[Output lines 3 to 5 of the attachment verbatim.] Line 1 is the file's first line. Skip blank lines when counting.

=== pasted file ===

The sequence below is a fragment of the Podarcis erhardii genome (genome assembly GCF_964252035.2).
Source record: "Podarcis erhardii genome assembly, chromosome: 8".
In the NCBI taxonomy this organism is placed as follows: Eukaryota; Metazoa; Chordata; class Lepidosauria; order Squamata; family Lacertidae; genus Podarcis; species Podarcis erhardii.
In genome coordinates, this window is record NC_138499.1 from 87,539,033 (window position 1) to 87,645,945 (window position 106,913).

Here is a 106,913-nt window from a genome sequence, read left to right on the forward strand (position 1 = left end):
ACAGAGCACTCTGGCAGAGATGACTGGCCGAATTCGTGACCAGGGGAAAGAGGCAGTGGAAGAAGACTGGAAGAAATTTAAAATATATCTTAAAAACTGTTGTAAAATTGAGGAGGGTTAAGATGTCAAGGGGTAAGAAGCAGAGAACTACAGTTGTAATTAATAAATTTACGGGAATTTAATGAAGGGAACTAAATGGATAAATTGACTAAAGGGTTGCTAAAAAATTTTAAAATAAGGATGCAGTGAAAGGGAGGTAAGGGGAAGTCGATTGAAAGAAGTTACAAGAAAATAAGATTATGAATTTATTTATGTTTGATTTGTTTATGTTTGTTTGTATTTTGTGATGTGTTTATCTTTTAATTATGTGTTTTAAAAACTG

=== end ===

In the NCBI taxonomy this organism is placed as follows: Eukaryota; Metazoa; Chordata; class Lepidosauria; order Squamata; family Lacertidae; genus Podarcis; species Podarcis erhardii.
In genome coordinates, this window is record NC_138499.1 from 87,539,033 (window position 1) to 87,645,945 (window position 106,913).

Here is a 106,913-nt window from a genome sequence, read left to right on the forward strand (position 1 = left end):